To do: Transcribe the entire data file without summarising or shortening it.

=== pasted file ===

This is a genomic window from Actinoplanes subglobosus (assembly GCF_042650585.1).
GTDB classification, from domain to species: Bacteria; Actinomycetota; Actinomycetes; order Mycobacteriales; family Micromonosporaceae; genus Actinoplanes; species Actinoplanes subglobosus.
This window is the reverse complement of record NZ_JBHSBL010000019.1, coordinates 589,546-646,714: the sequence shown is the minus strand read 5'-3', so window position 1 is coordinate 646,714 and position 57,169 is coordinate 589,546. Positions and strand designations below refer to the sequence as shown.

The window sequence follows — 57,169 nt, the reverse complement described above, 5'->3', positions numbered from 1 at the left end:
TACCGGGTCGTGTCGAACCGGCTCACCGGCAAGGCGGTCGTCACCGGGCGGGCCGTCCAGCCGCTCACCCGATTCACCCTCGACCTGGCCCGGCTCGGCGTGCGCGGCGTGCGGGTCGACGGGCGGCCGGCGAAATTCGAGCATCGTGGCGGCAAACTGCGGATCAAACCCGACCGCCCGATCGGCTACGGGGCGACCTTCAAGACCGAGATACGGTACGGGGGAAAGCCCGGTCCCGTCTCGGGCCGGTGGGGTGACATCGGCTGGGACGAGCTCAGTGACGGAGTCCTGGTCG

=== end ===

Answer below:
This is a genomic window from Actinoplanes subglobosus (assembly GCF_042650585.1).
GTDB classification, from domain to species: Bacteria; Actinomycetota; Actinomycetes; order Mycobacteriales; family Micromonosporaceae; genus Actinoplanes; species Actinoplanes subglobosus.
This window is the reverse complement of record NZ_JBHSBL010000019.1, coordinates 589,546-646,714: the sequence shown is the minus strand read 5'-3', so window position 1 is coordinate 646,714 and position 57,169 is coordinate 589,546. Positions and strand designations below refer to the sequence as shown.

The window sequence follows — 57,169 nt, the reverse complement described above, 5'->3', positions numbered from 1 at the left end:
TACCGGGTCGTGTCGAACCGGCTCACCGGCAAGGCGGTCGTCACCGGGCGGGCCGTCCAGCCGCTCACCCGATTCACCCTCGACCTGGCCCGGCTCGGCGTGCGCGGCGTGCGGGTCGACGGGCGGCCGGCGAAATTCGAGCATCGTGGCGGCAAACTGCGGATCAAACCCGACCGCCCGATCGGCTACGGGGCGACCTTCAAGACCGAGATACGGTACGGGGGAAAGCCCGGTCCCGTCTCGGGCCGGTGGGGTGACATCGGCTGGGACGAGCTCAGTGACGGAGTCCTGGTCG